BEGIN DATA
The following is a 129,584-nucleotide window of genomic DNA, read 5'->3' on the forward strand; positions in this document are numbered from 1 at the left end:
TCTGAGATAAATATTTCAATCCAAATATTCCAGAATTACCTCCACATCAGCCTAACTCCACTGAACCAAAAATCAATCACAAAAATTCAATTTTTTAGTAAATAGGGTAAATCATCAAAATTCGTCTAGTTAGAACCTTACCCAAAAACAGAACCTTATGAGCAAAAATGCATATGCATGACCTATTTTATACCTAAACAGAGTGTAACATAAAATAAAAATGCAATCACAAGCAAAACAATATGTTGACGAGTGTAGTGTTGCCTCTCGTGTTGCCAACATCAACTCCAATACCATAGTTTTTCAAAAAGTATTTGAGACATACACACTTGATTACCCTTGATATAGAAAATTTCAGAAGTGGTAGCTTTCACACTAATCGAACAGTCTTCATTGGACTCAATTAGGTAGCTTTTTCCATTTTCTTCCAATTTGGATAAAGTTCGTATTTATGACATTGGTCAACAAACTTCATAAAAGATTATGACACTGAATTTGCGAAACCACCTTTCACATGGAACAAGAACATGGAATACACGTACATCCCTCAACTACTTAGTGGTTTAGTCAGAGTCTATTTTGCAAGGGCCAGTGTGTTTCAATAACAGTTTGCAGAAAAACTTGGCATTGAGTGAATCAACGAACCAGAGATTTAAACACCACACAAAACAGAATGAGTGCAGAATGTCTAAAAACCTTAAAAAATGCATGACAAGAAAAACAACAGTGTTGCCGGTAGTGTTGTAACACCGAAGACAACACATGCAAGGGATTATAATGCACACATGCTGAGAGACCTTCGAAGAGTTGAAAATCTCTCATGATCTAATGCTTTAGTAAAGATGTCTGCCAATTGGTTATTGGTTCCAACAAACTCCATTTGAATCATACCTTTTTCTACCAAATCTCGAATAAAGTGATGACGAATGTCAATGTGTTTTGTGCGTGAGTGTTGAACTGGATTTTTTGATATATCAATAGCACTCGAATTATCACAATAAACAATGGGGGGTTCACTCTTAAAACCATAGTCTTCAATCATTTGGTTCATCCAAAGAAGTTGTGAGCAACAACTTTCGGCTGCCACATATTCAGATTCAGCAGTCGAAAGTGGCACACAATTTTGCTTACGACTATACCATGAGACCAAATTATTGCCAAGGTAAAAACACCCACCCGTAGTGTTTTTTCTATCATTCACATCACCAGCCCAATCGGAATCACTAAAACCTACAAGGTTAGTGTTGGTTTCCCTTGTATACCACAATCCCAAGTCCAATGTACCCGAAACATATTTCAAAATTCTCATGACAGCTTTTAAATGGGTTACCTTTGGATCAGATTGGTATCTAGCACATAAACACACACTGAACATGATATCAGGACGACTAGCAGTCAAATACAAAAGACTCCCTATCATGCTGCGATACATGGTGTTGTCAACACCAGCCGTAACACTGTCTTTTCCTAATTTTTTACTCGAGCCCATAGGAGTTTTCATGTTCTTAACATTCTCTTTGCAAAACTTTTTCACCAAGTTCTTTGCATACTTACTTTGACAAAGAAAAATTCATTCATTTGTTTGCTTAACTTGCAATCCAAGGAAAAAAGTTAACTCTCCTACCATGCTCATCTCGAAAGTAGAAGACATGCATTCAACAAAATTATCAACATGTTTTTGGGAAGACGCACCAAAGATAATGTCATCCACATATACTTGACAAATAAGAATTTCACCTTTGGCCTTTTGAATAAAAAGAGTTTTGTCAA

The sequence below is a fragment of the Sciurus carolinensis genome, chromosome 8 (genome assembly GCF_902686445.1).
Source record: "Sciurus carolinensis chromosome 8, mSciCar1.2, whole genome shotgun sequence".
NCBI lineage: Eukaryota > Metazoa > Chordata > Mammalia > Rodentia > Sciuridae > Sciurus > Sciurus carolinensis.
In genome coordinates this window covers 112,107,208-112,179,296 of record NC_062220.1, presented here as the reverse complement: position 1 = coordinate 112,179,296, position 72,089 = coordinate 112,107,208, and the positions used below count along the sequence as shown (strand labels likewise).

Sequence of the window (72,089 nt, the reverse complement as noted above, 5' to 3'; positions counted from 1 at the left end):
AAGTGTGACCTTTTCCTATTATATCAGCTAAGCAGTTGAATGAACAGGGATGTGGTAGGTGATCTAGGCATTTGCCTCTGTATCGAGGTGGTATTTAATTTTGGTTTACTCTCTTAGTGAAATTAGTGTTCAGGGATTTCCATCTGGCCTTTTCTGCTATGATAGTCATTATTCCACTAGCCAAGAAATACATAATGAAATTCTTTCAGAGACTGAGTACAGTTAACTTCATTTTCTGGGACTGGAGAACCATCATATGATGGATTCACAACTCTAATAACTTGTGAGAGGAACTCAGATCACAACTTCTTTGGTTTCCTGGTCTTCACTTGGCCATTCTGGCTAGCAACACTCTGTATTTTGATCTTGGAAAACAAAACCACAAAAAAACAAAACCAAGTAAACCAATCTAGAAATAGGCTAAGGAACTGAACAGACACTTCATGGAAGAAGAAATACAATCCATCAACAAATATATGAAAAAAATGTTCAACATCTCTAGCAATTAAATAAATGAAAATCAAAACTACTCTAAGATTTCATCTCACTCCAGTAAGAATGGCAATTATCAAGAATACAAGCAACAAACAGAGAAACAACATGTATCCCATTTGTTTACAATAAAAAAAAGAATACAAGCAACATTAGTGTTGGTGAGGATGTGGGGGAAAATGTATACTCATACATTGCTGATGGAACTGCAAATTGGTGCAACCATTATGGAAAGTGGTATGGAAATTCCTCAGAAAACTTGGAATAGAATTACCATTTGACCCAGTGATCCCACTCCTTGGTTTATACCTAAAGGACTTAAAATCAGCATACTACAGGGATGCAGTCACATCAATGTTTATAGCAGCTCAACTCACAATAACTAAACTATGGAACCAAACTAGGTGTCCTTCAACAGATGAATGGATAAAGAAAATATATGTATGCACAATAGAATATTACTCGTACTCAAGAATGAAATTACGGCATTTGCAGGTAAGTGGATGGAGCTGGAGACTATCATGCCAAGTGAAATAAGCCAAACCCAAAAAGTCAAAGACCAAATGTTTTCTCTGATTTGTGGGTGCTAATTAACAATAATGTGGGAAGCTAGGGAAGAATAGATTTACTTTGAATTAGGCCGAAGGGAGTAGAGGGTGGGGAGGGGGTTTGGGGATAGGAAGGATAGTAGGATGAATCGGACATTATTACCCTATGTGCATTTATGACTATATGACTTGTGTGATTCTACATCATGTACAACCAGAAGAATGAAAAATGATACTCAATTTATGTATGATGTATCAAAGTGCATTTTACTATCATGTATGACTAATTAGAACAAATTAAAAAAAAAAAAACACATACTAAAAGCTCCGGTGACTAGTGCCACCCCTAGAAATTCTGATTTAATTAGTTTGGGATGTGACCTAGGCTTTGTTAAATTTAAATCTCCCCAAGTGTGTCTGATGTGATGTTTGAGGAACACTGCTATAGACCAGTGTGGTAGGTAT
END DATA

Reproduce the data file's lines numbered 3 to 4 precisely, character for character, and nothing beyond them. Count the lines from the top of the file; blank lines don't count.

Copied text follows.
The sequence below is a fragment of the Sciurus carolinensis genome, chromosome 8 (genome assembly GCF_902686445.1).
Source record: "Sciurus carolinensis chromosome 8, mSciCar1.2, whole genome shotgun sequence".